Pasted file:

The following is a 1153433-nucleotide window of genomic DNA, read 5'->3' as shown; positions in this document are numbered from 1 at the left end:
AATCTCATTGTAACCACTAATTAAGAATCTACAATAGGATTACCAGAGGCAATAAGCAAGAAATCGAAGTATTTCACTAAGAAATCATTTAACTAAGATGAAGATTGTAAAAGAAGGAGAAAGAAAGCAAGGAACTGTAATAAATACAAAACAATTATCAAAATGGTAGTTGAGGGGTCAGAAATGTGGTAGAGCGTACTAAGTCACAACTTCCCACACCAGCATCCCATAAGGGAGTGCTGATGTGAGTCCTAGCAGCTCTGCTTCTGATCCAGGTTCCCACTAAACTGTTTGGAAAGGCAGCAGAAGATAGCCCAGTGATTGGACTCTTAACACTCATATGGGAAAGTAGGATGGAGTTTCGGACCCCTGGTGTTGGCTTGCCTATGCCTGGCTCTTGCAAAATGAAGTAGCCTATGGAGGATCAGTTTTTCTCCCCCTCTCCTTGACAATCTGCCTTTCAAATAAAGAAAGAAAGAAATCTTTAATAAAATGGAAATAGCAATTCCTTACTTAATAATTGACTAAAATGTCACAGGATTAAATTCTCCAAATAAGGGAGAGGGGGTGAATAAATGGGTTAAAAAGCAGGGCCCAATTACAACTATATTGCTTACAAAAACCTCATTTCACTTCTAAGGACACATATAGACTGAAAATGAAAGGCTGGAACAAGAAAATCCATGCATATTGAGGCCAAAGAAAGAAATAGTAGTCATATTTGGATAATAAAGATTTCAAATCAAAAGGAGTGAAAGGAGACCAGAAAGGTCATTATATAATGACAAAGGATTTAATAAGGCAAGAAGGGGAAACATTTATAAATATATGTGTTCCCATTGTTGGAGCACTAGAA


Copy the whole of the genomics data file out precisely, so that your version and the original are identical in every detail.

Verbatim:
The following is a 1153433-nucleotide window of genomic DNA, read 5'->3' as shown; positions in this document are numbered from 1 at the left end:
AATCTCATTGTAACCACTAATTAAGAATCTACAATAGGATTACCAGAGGCAATAAGCAAGAAATCGAAGTATTTCACTAAGAAATCATTTAACTAAGATGAAGATTGTAAAAGAAGGAGAAAGAAAGCAAGGAACTGTAATAAATACAAAACAATTATCAAAATGGTAGTTGAGGGGTCAGAAATGTGGTAGAGCGTACTAAGTCACAACTTCCCACACCAGCATCCCATAAGGGAGTGCTGATGTGAGTCCTAGCAGCTCTGCTTCTGATCCAGGTTCCCACTAAACTGTTTGGAAAGGCAGCAGAAGATAGCCCAGTGATTGGACTCTTAACACTCATATGGGAAAGTAGGATGGAGTTTCGGACCCCTGGTGTTGGCTTGCCTATGCCTGGCTCTTGCAAAATGAAGTAGCCTATGGAGGATCAGTTTTTCTCCCCCTCTCCTTGACAATCTGCCTTTCAAATAAAGAAAGAAAGAAATCTTTAATAAAATGGAAATAGCAATTCCTTACTTAATAATTGACTAAAATGTCACAGGATTAAATTCTCCAAATAAGGGAGAGGGGGTGAATAAATGGGTTAAAAAGCAGGGCCCAATTACAACTATATTGCTTACAAAAACCTCATTTCACTTCTAAGGACACATATAGACTGAAAATGAAAGGCTGGAACAAGAAAATCCATGCATATTGAGGCCAAAGAAAGAAATAGTAGTCATATTTGGATAATAAAGATTTCAAATCAAAAGGAGTGAAAGGAGACCAGAAAGGTCATTATATAATGACAAAGGATTTAATAAGGCAAGAAGGGGAAACATTTATAAATATATGTGTTCCCATTGTTGGAGCACTAGAA